Well, to my thinking they are all grammatically correct.
And no. I don´t think they could replace each other, at least not in a general way.
In 1) he is (perhaps) struggling with problems, but he is having succes with making it a profitable business. Or if he isn´t struggling, he is dealing with the running the business in a satisfatory way (and making money in the process).
You say that right now, and the effect of the action is felt at the moment of speaking.
In 2) he turned. That is, the action happened in the past (albeit with effects in the present.)
In 3) he has turned, somehow it has a ring of ''recent" to it and also that he is not done with the action of "turning it into a profitable business" (in othes words, the action - or consequence if you wish- continues on.)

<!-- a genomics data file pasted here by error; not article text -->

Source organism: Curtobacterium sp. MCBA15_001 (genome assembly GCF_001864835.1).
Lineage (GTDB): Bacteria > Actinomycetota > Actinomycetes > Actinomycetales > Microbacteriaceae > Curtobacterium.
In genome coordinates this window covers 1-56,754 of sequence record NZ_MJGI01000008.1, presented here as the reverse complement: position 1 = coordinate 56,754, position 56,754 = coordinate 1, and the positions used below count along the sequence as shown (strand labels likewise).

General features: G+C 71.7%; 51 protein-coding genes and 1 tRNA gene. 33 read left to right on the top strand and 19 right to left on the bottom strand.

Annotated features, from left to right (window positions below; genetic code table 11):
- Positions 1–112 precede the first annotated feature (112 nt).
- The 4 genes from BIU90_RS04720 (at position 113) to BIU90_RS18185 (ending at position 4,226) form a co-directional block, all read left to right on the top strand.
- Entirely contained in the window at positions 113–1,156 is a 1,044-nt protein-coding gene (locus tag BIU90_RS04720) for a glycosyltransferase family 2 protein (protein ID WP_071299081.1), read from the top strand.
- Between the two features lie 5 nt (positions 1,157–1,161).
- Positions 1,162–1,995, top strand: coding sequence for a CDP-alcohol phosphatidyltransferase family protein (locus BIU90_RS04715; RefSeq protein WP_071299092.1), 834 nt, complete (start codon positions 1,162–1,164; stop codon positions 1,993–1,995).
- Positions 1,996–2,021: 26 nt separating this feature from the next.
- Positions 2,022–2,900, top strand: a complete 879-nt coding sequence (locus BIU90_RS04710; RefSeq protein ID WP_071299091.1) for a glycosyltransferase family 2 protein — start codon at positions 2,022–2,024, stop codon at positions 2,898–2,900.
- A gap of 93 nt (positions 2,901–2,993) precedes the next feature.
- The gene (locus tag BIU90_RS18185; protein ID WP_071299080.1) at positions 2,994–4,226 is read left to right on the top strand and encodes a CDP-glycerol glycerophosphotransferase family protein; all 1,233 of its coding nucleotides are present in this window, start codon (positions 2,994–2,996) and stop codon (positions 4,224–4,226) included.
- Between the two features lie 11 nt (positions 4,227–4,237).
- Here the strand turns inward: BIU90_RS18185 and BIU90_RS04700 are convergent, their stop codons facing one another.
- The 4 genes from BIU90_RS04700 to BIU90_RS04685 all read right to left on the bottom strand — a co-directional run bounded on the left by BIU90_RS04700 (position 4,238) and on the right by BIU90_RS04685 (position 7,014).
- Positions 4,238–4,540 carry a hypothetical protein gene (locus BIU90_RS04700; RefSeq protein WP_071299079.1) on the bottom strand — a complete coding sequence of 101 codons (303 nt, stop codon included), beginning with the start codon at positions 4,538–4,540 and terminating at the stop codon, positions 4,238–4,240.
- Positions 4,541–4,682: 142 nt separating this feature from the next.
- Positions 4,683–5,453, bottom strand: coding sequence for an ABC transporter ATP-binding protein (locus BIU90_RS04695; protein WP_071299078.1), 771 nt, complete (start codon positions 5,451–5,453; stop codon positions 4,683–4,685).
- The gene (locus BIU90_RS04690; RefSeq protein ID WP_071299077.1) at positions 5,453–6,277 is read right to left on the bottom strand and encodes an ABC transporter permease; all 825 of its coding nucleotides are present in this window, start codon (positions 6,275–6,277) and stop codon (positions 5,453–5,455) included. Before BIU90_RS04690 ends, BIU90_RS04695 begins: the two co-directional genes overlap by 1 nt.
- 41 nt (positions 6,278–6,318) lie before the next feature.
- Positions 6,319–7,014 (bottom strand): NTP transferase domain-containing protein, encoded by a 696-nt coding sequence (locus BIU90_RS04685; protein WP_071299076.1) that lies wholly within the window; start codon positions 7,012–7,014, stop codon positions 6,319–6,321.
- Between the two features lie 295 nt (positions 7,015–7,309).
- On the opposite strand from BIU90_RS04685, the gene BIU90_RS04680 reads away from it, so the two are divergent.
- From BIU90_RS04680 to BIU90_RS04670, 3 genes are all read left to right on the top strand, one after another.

That is not supposed to be a perfect explanation, since it´s a "on-the-fly" casual comment, but it could do.
You can dig more on the grammar section from the English Experts, under the topic of verb tenses (and all that jazz).
Others may come up with some more answers or expand this one as well.